By Nick Brown
NASSAU, Bahamas, Sept 5 (Reuters) - An international relief effort gathered pace on Thursday to help stunned residents of the Bahamas, where the health minister predicted a "staggering" death toll from Hurricane Dorian, now churning northward off the coast of South Carolina.
Aerial video of the Abaco Islands in the northern Bahamas worst hit by the then-Category 5 hurricane showed widespread devastation, with the harbor, shops, workplaces, a hospital and airport landing strips damaged or decimated.
The death toll from Dorian was officially 23 while authorities continued to retrieve and register bodies, Health Minister Duane Sands told local media. But he said the final toll would be far higher.
"Let me say that I believe the number will be staggering," he was quoted by The Nassau Guardian as telling Guardian radio. "…I have never lived through anything like this and I don't want to live through anything like this again."
Sands said he has asked for help from the World Health Organization and others. The United Nations has estimated more than 76,000 people were in need of humanitarian relief after the most damaging storm ever to hit the island nation.
The U.N. World Food Programme (WFP) said on Thursday it was organizing an airlift from Panama of storage units, generators and prefab offices for two logistics hubs, as well as satellite equipment for emergency responders, and has bought eight metric tonnes of ready-to-eat meals.
The U.N. agency has allocated $5.4 million to a three-month emergency operation to support 39,000 people, said Hervé Verhoosel, senior WFP spokesperson.
"In a first phase, WFP will focus on the immediate procurement and distribution of up to 85 MT of ready-to-eat meals for the most affected communities," Verhoosel said.
A flight from the U.S. Agency for International Development landed early on Thursday with enough relief supplies to help 31,500 people, bringing hygiene kits, water containers and buckets, plastic sheeting and chain saws.
Also arriving was a disaster assistance response team (DART) plane that included a fire and rescue team to help in the search for survivors, USAID's Office of Foreign Disaster Assistance said on Twitter.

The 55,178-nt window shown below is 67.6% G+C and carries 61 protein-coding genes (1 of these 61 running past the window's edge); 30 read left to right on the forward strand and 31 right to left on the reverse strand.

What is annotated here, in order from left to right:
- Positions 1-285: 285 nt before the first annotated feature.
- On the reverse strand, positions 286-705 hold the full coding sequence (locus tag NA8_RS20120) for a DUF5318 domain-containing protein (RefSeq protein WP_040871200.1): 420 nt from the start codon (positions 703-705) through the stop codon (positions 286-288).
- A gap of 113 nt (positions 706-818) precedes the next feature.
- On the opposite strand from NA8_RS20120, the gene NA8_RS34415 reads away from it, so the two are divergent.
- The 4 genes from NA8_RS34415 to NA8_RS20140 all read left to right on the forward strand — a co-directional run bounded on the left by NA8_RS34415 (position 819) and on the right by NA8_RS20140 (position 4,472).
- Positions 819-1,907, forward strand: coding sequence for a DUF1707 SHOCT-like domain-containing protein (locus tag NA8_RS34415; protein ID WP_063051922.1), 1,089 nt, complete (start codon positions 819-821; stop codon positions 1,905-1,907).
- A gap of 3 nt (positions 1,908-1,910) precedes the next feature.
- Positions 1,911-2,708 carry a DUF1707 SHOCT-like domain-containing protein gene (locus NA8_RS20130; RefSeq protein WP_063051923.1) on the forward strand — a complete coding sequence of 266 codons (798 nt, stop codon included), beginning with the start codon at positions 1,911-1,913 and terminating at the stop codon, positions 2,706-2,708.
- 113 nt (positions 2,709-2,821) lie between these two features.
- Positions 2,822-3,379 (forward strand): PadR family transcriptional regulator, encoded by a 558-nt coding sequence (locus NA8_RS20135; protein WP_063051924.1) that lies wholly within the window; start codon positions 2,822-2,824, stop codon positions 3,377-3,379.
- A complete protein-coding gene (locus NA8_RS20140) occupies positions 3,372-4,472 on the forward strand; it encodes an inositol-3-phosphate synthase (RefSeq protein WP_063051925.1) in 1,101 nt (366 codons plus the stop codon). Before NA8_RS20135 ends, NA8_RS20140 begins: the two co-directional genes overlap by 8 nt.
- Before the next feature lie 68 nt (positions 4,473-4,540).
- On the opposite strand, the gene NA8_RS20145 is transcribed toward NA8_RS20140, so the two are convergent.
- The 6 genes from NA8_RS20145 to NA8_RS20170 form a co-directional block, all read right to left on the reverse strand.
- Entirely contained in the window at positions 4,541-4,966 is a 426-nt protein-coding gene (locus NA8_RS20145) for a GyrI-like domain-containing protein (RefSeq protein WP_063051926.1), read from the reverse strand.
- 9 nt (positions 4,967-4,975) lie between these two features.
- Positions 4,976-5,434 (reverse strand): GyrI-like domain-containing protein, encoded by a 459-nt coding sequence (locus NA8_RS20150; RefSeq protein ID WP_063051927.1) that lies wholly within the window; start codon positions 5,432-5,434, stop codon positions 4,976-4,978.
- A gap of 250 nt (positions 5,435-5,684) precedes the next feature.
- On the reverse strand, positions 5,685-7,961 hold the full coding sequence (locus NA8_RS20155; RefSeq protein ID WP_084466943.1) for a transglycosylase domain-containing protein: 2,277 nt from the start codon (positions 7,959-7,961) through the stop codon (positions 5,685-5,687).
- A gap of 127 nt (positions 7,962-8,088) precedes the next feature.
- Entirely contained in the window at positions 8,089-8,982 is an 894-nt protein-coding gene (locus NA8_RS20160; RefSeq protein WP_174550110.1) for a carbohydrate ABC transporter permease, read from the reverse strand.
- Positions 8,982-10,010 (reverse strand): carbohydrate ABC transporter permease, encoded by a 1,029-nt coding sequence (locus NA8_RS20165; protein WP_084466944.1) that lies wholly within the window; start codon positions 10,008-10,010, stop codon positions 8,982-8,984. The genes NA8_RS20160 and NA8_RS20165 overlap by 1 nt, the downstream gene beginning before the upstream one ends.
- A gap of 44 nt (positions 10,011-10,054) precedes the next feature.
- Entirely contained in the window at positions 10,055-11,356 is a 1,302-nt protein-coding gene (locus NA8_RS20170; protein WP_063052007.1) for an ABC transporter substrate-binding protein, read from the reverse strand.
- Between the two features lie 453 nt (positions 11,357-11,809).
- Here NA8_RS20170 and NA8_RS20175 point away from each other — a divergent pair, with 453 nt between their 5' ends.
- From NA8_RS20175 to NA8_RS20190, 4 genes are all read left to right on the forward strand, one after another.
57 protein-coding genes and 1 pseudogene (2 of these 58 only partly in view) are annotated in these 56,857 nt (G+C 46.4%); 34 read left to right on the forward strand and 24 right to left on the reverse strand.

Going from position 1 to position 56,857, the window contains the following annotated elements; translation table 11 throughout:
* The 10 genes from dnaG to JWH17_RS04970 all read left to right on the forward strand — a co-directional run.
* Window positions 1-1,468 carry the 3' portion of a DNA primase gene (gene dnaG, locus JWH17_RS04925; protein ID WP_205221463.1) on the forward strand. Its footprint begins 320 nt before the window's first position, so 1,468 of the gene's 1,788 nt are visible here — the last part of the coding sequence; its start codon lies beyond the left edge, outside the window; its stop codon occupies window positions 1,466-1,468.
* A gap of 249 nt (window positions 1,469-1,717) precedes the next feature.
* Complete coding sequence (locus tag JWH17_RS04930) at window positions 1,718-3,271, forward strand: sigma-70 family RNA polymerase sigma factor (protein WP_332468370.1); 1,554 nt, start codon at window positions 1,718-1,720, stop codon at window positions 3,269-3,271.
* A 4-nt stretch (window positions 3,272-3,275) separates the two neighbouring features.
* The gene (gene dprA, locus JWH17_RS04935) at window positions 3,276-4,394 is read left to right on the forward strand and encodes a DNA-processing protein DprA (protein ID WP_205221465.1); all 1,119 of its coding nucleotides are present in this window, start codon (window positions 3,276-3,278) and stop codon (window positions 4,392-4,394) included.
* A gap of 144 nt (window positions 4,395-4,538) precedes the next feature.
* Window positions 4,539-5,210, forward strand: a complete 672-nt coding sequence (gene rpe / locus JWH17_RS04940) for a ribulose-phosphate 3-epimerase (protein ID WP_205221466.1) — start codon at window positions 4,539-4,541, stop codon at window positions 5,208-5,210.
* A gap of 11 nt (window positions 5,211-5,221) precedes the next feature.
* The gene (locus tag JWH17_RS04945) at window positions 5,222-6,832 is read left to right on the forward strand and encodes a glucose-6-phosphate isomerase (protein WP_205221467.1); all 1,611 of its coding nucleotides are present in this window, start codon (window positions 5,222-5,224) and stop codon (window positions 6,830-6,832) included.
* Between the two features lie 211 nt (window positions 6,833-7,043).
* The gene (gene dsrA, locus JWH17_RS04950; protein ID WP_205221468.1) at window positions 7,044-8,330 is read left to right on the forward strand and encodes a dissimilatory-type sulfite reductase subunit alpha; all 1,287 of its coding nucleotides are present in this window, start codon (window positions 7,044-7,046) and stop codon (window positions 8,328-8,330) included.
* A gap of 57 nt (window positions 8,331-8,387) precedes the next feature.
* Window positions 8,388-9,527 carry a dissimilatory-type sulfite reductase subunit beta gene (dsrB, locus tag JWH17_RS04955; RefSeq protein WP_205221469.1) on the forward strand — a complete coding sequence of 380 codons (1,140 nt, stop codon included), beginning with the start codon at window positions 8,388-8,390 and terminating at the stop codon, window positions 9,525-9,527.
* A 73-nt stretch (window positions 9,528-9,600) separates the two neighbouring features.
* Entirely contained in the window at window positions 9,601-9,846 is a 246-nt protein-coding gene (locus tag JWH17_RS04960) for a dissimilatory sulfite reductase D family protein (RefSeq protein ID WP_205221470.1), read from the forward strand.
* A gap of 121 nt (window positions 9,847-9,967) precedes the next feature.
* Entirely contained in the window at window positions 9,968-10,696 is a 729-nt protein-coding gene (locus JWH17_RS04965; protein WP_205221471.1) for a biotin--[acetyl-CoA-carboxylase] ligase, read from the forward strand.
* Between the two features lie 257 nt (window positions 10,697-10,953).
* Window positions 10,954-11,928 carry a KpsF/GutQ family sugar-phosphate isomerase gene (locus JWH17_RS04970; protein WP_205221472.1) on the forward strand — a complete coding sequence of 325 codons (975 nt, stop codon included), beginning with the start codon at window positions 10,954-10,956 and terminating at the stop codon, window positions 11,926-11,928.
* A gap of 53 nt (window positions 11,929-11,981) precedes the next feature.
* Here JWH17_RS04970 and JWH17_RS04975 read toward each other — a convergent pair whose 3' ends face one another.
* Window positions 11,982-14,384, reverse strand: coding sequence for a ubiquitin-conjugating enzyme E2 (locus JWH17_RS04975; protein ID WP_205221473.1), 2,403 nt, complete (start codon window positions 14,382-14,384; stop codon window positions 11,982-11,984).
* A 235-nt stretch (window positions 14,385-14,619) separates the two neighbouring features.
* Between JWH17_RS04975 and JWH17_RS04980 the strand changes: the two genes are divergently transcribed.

Total insured and uninsured losses in the Bahamas amounted to $7 billion, including buildings and business interruptions, according to a preliminary estimate by Karen Clark & Co, a consultancy that provides catastrophic modeling and risk management services.
With telephones down in many areas, residents posted lists of missing loved ones on social media. One Facebook post by media outlet Our News Bahamas had 2,500 comments, mainly listing lost family members.
One survivor on the Abaco Islands, Ramond King, said he watched as swirling winds ripped the roof off his house, then churned to a neighbor's home to pluck the entire structure into the sky.
"'This can't be real, this can't be real'," King recalled thinking. "Nothing is here, nothing at all. Everything is gone, just bodies."
The Netherlands' ambassador to the United Nations tweeted the country was sending two naval ships with supplies from St Maarten, a Dutch island about 1,100 miles (1,770 km) southeast of the Bahamas.
A British Royal Navy vessel was providing assistance, and Jamaica was sending a 150-member military contingent to help secure Abaco and Grand Bahama, officials said.
Volunteers also ferried supplies to the islands in a flotilla of small boats.
Cruise lines responded as well.
The Bahamas Paradise Cruise Line said it would transport first responders, medics and journalists for free to Freeport on Thursday, returning to Florida on Friday with any Bahamians who have documents to enter the United States.
"It's a humanitarian trip. We're also taking donations that have arrived in the port (in Palm Beach)," said Francisco Sanchez, a sales representative for the cruise line.
Royal Caribbean's Empress of the Seas said it was delivering 10,000 meals of chicken, rice and fruit to Grand Bahama.
POSSIBLE RECORD SURGE
Dorian killed one person in Puerto Rico before hovering over the Bahamas for two days with torrential rains and fierce winds that whipped up 12- to 18-foot (3.7- to 5.5-meter) storm surges.
On Thursday, the storm was barreling north-northeast just off the southeastern U.S. coast, moving at about 7 miles per hour (11 kph), with maximum sustained winds fluctuating between 110 and 115 mph (175-185 kph), between a Category 2 and Category 3 storm on the five-point Saffir-Simpson wind scale.
The storm was about 50 miles (80 km) east-southeast of flood-prone Charleston, South Carolina, at 11:30 a.m. EST (1530 GMT), the U.S. National Hurricane Center said.
The forecast called for the storm to move northeast along North Carolina's Outer Banks, a popular coastal vacation spot, by Friday afternoon and then out to sea. The NHC also added a tropical storm warning for coastal Virginia.
Parts of the Carolinas could get 6 to 10 inches (15 to 25 cm) of rain, with some areas topping out at 10-15 inches (25 to 38 cm). Storm surge was forecast at 5 to 8 feet (1.5 to 2.4 meters) in Myrtle Beach, South Carolina.
More than 2.2 million people in Florida, Georgia, North Carolina and South Carolina had been ordered to evacuate, although Florida avoided a direct hit.
More than 239,000 homes and businesses in the U.S. Southeast were without power, according to local electric companies.
(Reporting by Nick Brown in Nassau, Bahamas, additional reporting by Nick Carey in Charleston, South Carolina, Alex Dobuzinskis in Los Angeles, Rebekah Ward in Mexico City, Andrew Hay in Taos, New Mexico and Rich McKay in Atlanta, writing by Scott Malone and Sonya Hepinstall; Editing by Bernadette Baum and Cynthia Osterman)
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